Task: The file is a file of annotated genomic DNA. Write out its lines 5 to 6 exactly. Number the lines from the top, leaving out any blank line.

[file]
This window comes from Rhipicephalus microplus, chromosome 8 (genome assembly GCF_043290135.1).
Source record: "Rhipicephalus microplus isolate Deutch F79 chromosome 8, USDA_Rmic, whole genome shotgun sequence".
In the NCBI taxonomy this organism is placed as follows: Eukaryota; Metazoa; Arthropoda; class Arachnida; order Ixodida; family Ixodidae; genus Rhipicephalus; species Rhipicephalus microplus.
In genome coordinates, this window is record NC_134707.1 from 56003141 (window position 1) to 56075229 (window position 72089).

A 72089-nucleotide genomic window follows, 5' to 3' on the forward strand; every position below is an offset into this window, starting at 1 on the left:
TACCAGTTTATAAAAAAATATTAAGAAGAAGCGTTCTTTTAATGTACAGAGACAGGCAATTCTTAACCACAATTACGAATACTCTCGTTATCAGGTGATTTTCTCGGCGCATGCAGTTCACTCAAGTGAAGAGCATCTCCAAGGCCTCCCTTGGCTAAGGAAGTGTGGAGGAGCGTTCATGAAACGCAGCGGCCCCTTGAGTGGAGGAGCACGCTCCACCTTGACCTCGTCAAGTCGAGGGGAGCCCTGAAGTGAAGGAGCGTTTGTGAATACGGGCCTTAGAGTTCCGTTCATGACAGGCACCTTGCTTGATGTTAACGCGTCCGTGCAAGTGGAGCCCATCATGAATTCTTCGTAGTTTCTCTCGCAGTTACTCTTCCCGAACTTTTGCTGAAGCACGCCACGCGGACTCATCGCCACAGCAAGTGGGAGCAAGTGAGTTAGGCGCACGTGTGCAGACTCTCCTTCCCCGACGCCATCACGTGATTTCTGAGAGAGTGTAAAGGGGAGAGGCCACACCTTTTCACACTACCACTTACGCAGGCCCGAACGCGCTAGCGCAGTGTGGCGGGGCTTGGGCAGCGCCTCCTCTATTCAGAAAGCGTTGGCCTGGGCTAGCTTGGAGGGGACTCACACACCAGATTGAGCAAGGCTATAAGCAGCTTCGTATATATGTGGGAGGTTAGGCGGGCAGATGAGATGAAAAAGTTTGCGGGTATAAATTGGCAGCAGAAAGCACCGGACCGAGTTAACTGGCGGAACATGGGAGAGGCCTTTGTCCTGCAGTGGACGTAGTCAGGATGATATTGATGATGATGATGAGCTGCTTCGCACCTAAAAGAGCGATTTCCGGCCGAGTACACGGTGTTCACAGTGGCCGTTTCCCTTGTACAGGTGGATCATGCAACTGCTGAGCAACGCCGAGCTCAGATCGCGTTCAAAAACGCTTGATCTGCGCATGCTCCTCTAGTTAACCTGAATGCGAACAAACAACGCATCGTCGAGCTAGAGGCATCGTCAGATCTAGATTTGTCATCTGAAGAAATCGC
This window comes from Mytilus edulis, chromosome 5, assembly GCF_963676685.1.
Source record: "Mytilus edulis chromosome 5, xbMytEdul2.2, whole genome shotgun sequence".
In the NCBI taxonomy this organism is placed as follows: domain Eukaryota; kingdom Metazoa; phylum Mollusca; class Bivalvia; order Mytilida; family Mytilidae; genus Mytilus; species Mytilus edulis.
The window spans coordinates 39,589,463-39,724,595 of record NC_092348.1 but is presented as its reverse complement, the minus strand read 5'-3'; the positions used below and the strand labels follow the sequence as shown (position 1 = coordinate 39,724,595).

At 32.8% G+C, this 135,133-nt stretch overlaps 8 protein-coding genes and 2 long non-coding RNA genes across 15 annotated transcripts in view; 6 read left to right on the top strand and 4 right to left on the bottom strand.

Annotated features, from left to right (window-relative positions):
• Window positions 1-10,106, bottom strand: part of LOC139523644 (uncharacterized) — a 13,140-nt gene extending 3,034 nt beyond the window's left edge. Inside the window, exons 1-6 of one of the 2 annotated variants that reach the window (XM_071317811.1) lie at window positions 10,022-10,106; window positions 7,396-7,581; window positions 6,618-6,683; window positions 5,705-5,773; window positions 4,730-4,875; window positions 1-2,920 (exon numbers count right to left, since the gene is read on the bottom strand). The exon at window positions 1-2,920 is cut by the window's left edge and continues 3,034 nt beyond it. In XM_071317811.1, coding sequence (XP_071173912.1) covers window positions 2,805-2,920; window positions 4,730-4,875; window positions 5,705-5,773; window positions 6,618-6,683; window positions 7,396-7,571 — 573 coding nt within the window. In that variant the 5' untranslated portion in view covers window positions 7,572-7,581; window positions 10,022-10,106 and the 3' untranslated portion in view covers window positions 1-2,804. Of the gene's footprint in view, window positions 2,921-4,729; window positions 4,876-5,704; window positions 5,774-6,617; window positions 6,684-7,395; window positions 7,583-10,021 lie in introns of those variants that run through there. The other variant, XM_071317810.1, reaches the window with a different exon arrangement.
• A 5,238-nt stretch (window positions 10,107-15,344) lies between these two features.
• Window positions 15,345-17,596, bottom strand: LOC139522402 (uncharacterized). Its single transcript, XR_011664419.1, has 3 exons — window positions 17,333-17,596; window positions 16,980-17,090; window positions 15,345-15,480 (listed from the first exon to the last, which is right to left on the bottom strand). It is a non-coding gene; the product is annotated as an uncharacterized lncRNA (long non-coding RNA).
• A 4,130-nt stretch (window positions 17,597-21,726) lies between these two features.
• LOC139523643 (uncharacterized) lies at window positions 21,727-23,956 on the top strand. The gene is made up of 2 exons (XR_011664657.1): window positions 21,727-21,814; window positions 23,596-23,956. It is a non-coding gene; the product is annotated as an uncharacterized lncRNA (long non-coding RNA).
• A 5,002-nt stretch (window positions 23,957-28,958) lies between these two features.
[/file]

A 72089-nucleotide genomic window follows, 5' to 3' on the forward strand; every position below is an offset into this window, starting at 1 on the left:
TACCAGTTTATAAAAAAATATTAAGAAGAAGCGTTCTTTTAATGTACAGAGACAGGCAATTCTTAACCACAATTACGAATACTCTCGTTATCAGGTGATTTTCTCGGCGCATGCAGTTCACTCAAGTGAAGAGCATCTCCAAGGCCTCCCTTGGCTAAGGAAGTGTGGAGGAGCGTTCATGAAACGCAGCGGCCCCTTGAGTGGAGGAGCACGCTCCACCTTGACCTCGTCAAGTCGAGGGGAGCCCTGAAGTGAAGGAGCGTTTGTGAATACGGGCCTTAGAGTTCCGTTCATGACAGGCACCTTGCTTGATGTTAACGCGTCCGTGCAAGTGGAGCCCATCATGAATTCTTCGTAGTTTCTCTCGCAGTTACTCTTCCCGAACTTTTGCTGAAGCACGCCACGCGGACTCATCGCCACAGCAAGTGGGAGCAAGTGAGTTAGGCGCACGTGTGCAGACTCTCCTTCCCCGACGCCATCACGTGATTTCTGAGAGAGTGTAAAGGGGAGAGGCCACACCTTTTCACACTACCACTTACGCAGGCCCGAACGCGCTAGCGCAGTGTGGCGGGGCTTGGGCAGCGCCTCCTCTATTCAGAAAGCGTTGGCCTGGGCTAGCTTGGAGGGGACTCACACACCAGATTGAGCAAGGCTATAAGCAGCTTCGTATATATGTGGGAGGTTAGGCGGGCAGATGAGATGAAAAAGTTTGCGGGTATAAATTGGCAGCAGAAAGCACCGGACCGAGTTAACTGGCGGAACATGGGAGAGGCCTTTGTCCTGCAGTGGACGTAGTCAGGATGATATTGATGATGATGATGAGCTGCTTCGCACCTAAAAGAGCGATTTCCGGCCGAGTACACGGTGTTCACAGTGGCCGTTTCCCTTGTACAGGTGGATCATGCAACTGCTGAGCAACGCCGAGCTCAGATCGCGTTCAAAAACGCTTGATCTGCGCATGCTCCTCTAGTTAACCTGAATGCGAACAAACAACGCATCGTCGAGCTAGAGGCATCGTCAGATCTAGATTTGTCATCTGAAGAAATCGC